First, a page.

Who Is Using Open Government Data?

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Since the adoption of the Declaration on Open and Transparent Government in August 2011, New Zealand’s government agencies have been releasing their high-value data for innovative reuse under a Creative Commons Attribution licence. By June 2012, 75% of all government departments had already released their data, and the majority had plans to do so in the future.
And yet, as the open government folks like to say, you’re only as good as your last reuse.  This is why Creative Commons licences are so important: they allow members of the public to share, remix and reuse public data, without having to ask permission in advance. Going by download figures from platforms like Koordinates, more people are viewing and downloading publicly funded data. But what about reuse?
There are a few great examples coming to light. Last week, the government’s ICT hub published two new case studies. The first, on the ANZ truckometer, has received a lot of media attention since its release in April. Using traffic volume data released by NZTA,

“ANZ selected key routes and applied statistical techniques to smooth out anomalies and gaps. The result is a strong correlation between traffic flows and predicting economic growth or decline as measured by GDPdata from Statistics New Zealand. ANZ has found that, in general, light traffic flows give a 6 month heads-up on the direction the economy will take and heavy traffic flows give an even more accurate picture 6 months later.”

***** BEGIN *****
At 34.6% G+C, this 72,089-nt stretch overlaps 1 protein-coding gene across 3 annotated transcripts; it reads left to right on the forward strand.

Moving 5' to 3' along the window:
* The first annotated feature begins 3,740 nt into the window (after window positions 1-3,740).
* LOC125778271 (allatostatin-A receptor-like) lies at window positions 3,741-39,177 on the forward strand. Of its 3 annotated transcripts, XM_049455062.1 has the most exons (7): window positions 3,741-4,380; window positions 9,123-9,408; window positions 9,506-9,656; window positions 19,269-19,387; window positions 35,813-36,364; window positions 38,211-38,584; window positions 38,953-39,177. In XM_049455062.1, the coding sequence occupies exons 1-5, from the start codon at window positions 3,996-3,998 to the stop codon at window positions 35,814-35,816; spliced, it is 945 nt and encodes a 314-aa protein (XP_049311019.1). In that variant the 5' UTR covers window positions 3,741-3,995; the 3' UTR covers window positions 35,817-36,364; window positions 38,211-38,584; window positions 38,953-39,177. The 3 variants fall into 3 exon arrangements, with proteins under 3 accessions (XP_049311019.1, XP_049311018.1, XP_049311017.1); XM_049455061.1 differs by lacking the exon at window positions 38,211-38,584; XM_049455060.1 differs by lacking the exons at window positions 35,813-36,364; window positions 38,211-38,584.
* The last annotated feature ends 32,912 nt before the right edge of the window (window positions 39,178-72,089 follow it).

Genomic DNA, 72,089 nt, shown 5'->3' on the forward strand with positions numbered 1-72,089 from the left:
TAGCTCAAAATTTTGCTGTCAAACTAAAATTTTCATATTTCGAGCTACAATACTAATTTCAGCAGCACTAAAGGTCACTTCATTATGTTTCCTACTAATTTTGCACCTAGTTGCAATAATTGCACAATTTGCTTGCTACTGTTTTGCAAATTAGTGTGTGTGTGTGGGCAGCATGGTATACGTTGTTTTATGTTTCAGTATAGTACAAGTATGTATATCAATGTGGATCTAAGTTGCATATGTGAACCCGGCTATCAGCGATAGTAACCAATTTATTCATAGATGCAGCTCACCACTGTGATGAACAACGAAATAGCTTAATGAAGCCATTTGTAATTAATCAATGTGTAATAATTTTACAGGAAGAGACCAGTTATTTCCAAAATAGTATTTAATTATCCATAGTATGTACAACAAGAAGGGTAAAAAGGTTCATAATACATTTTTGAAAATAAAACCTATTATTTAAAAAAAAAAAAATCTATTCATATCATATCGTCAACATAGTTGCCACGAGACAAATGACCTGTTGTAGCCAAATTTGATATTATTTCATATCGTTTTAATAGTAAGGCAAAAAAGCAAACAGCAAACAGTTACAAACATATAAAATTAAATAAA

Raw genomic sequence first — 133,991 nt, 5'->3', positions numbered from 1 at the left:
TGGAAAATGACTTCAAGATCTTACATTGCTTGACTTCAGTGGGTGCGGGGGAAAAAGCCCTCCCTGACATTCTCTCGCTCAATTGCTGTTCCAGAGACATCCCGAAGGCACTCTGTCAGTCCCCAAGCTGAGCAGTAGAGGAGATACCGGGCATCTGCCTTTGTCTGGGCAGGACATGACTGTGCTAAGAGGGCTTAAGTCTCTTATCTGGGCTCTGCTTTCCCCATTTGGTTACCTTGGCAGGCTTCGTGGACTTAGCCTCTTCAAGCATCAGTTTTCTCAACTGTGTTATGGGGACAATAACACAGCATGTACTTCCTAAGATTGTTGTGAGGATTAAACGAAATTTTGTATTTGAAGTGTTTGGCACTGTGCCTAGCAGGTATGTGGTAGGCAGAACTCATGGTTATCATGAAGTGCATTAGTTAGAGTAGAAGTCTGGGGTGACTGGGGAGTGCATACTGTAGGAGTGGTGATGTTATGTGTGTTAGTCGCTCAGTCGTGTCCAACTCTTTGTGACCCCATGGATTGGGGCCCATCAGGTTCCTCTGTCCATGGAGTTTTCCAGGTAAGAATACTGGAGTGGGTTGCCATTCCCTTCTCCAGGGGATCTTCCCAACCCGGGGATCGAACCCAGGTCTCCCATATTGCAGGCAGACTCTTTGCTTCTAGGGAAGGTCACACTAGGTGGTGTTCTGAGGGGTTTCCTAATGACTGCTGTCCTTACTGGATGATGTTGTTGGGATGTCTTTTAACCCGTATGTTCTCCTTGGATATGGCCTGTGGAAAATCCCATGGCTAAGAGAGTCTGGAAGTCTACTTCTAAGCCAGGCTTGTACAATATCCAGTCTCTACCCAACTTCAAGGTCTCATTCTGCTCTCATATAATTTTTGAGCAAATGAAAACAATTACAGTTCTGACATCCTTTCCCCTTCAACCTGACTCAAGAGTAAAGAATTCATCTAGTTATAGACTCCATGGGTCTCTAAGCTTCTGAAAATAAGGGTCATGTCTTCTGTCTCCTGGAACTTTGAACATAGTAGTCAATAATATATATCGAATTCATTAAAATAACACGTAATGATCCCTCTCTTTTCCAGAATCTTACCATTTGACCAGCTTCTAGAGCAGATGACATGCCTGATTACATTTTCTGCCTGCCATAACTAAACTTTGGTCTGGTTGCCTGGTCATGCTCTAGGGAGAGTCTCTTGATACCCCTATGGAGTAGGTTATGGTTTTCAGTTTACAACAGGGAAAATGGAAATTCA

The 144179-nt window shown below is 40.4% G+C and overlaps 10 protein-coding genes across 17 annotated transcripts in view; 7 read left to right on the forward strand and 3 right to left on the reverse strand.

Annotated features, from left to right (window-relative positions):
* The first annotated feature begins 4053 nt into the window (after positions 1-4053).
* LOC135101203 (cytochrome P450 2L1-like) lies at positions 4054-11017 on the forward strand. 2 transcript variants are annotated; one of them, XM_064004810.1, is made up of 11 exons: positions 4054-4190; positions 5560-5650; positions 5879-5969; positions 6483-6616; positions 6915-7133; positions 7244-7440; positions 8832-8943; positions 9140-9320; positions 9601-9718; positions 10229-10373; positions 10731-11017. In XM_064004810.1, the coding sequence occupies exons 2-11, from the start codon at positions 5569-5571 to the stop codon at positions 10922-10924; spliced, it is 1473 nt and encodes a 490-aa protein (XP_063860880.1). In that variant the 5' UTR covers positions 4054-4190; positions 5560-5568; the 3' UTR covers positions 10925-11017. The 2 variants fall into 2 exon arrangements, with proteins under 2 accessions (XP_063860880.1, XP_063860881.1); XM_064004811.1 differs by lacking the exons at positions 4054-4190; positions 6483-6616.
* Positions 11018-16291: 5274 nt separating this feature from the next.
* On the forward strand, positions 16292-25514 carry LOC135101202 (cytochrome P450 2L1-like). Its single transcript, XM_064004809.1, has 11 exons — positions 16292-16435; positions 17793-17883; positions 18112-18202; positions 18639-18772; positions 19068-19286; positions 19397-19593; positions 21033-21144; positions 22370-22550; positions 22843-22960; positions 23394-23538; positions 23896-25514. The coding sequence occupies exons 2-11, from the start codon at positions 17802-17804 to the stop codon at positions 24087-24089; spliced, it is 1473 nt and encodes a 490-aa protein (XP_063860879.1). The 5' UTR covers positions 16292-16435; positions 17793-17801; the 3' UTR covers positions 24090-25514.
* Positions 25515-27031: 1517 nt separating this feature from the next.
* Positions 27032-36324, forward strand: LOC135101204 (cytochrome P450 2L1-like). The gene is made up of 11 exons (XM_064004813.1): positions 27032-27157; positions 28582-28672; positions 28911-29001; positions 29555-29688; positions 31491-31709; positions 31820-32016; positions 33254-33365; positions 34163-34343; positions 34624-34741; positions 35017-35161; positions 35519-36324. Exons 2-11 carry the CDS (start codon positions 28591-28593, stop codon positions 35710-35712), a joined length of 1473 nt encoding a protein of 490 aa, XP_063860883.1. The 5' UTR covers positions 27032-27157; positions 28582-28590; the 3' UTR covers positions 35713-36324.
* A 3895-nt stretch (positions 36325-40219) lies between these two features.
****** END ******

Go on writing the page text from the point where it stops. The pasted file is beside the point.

The second case study looked at the Charities Register, a tool released by the Charities Commission in June 2011. The Register offers information from over 25, 000 registered charities for reuse under a Creative Commons Attribution licence. Since this initial release, the Register has been used by:

  • funding bodies like The Southern Trust;
  • government bodies like the Ministry for Social Development and the Families Commission;
  • media organisations;
  • students and researchers;
  • local government bodies, like the Manawatu District Council; and,
  • volunteer portals, such as that under construction by Student Job Search.

These are, of course, just a couple of examples of how government data is being released and reused–there are many, many more. Some of these are up at Open Data Stories. Creative Commons and the good people in the New Zealand Open Government Data and Information Programme will continue to release more case studies in the weeks ahead. Look out for these, check out some of our older case studies, and get in touch if you’ve been reusing openly licensed government data. We’re always keen to hear what you’ve doing.

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